Monthly Archives: September 2011

Salve, Bufo

Doesn’t time fly when you’re having not fun?  I’d fully intended to follow up the last entry but in the event August just flashed past and now I’m blessed if I can remember what it was I hoped to report.

The first drama of the diversionary set was the establishment of a one-year program of ‘infusion’ treatment with Remicade/Infliximab for Graham, aimed at inducing a remission of his Crohn’s condition.  This involves visiting the hospital at regular but decreasing intervals, laying quietly on a bed and letting the infusion wash into the system through a vein in the arm.  Because of the risk of quite serious side effects he has to have a full set of blood tests every two weeks.  It’s not a gentle treatment, and he was visited by several nasties after the first infusion.  Those symptoms reduced up until the second one, last Thursday.  Then they came back with much less severity so it looks as though he’ll be a regular visitor to the Singleton hospital day clinic for the next year.  We’re hopeful that this will be the way forward.

I have to act as chaufeur of course, dropping him off at the hospital in the morning and then returning in the afternoon/early evening to bring him back home.  I expect to become truly expert in driving through the Swansea heavy traffic before we’re done.

I’m still waiting to see the venous specialist — there’s a long, long waiting list — and in the meantime have developed a full-scale ulcer on my left calf.  Not at all pleasant, this, especially when I was told that a swab had revealed that the wound was dripping with ‘more bugs than you can count’.  Hey ho.  I am on a course of three high potency antibiotics and need to see how things go.  I’m visiting the doctor’s clinic two or three times a week for wound cleaning and dressing changes.  It’s painful.  It’s horribly painful.  It’s most painful for the twenty-four hours after the dressing is changed and I’m coming to realize why it was that Henry VIII, who suffered a similar wound in the days long before antibiotics, became impatient with his nearest and dearest, to the extent that he was inclined to chop their heads off.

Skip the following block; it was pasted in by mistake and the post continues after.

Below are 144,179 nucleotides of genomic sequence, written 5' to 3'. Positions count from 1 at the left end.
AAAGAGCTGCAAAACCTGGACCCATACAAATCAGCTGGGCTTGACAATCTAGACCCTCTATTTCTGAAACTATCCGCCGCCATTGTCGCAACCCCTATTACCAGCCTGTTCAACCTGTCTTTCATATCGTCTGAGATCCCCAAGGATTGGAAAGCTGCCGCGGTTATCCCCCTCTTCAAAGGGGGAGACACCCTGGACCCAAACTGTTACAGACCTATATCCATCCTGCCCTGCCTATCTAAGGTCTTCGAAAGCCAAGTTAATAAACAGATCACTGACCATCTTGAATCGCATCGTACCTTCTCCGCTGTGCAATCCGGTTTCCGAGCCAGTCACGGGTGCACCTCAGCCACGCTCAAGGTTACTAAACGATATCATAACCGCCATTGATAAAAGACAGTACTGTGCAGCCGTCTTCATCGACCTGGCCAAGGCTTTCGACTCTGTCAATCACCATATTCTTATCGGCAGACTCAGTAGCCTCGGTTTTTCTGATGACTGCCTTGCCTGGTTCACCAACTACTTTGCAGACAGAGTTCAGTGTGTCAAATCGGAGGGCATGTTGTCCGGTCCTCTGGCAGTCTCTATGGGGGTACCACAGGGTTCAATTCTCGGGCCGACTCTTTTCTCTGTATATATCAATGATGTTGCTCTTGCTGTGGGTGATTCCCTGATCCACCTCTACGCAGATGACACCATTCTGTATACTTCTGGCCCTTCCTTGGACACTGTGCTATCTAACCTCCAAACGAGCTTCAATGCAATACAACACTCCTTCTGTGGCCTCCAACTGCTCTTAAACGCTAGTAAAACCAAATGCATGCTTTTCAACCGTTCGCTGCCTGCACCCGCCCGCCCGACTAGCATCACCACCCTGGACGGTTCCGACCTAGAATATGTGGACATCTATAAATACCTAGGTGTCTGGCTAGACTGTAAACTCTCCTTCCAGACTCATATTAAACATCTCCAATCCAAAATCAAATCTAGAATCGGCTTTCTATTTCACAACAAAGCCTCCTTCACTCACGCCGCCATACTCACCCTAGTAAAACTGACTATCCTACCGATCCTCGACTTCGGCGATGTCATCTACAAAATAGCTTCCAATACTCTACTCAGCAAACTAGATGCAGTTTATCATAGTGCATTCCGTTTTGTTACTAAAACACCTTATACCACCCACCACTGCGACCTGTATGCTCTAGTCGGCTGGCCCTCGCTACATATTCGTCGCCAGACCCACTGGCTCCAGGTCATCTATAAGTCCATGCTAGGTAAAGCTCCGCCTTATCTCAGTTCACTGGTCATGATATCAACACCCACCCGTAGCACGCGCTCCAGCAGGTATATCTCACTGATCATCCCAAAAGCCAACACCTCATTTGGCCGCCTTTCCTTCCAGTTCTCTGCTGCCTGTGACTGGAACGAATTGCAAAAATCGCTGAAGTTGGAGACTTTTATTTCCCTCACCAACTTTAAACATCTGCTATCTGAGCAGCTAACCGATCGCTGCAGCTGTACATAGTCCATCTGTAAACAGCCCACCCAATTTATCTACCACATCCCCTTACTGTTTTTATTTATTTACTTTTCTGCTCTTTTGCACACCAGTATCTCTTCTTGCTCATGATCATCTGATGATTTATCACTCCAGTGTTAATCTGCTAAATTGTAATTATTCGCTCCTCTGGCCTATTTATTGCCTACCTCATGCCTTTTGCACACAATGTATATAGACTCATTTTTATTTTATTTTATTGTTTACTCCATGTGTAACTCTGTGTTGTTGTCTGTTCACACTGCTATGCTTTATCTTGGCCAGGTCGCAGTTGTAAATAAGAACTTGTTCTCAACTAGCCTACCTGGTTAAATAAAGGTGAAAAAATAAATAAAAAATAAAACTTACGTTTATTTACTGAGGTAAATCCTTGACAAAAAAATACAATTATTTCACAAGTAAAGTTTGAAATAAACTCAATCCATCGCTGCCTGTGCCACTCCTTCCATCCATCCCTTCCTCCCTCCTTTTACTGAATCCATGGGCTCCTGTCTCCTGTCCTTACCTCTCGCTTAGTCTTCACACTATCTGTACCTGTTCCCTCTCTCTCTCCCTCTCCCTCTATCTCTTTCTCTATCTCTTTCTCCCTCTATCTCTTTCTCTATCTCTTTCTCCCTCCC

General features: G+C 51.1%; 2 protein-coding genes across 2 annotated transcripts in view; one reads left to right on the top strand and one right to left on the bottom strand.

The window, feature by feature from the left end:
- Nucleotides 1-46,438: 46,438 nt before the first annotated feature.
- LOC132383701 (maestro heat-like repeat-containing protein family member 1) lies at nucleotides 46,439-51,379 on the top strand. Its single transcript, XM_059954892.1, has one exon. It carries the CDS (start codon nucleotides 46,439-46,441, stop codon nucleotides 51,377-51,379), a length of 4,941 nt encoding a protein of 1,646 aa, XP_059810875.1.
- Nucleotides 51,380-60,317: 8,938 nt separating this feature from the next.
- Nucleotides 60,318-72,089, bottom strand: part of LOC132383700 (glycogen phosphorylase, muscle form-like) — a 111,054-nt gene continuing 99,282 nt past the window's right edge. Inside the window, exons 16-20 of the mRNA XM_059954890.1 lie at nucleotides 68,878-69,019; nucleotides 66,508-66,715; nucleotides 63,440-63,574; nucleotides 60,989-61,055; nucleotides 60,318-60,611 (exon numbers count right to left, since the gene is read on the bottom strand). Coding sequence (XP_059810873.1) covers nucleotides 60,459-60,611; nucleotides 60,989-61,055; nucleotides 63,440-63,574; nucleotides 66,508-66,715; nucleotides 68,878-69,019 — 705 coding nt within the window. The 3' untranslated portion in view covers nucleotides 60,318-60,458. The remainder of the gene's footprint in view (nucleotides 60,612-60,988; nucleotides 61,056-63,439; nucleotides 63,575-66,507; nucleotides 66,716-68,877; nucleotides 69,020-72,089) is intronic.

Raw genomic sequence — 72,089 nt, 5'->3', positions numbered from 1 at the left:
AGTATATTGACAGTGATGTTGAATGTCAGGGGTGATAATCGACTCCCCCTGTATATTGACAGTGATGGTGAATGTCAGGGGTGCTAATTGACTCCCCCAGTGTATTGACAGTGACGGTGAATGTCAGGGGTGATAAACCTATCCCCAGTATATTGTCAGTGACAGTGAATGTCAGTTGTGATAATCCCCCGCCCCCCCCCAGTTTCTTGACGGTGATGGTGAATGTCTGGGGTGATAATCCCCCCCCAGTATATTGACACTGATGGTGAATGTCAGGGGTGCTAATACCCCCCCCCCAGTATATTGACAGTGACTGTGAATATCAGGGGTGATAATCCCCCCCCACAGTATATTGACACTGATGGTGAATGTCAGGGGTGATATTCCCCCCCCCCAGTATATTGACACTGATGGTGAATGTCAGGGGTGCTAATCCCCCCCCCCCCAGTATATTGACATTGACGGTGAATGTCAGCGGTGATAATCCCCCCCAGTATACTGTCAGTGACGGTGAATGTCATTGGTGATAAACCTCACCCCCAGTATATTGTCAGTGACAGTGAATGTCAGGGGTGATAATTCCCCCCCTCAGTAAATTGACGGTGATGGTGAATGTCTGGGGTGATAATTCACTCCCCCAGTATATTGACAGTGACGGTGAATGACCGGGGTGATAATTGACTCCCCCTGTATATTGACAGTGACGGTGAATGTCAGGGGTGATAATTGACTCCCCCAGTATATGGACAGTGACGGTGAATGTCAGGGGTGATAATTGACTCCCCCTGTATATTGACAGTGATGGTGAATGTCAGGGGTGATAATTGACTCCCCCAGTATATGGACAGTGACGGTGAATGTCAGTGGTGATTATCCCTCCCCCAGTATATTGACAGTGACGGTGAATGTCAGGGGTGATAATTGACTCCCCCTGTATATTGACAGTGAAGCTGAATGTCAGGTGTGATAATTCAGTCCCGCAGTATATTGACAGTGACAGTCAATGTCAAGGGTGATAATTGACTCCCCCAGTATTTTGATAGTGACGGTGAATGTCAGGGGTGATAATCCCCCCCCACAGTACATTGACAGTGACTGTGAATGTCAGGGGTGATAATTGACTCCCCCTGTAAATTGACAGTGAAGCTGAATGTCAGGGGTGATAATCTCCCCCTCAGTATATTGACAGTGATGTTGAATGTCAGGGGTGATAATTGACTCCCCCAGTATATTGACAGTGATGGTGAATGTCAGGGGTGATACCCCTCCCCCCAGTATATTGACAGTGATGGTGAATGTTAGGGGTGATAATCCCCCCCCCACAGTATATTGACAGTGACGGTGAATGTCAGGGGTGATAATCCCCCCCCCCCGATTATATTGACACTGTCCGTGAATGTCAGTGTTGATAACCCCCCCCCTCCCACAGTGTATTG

“Don’t worry,” I said to Graham as he was cleaning the leg up for me.  “I shall not send you off for decapitation treatment.”

“Just as well.  You’d have a job finding someone else to do this job.”

“I know.  I know.”

On a totally different, non-medical subject (isn’t that a relief) we seem to have adopted or been adopted by a new pet.

When Dolly went off on the long trip we resolved never to have another cat.  Or dog, for that matter.  And we’ve stuck to it.

People said it wouldn’t last and that if we didn’t relent then a passing cat would drop in and adopt us.  “Over my dead body,” Graham said.  “Don’t say things like that.”  “Oh, alright then.  but we don’t want any more pets, do we?”  “Nope.  Not no way.”

Well, the vacuum has been filled.  Not with a furry, cuddly pet, but we’ve been adopted, just as people said we would.

Not to prolong the agony, the new member of the establishment is a toad.  A ‘common toad‘.  It has taken up residence in a planting trough out on what was Dolly’s catio.  I suppose we’ll have to rename it as a ‘toadio’ now.

First we noticed of its intention to move in and stay was when it began to excavate a nice cosy nest for itself, under a clump of small house leeks.  Over the period of about three days the earth moved, was shifted from side to side and subtly arranged to provide a good, solid front door behind which he retires at first light, emerging during the night to go foraging for juicy invertebrates of several kinds.  Most gratifying is his appetite for slugs.  Try as I may I can summon up no sympathy for slugs.

“Looks like he’s intending to stay,” I said.  “We’ll have to give him a name, of course.”

“How about Twm-our-Toad?”

“Nah.  It’s a good name, but liable to offend passing Welshmen.”

“What, then?”

“I rather fancy Bufo.”

“Is that a literary thing?”

“Only slightly.”

“Well, alright, then.  Bufo it is.”

So now, at first light when I step outside to get a breath of air, I call out a warning “Salve, Bufo” just to let him know I’m about.

Well, you wouldn’t want to step on a Bufo now, would you?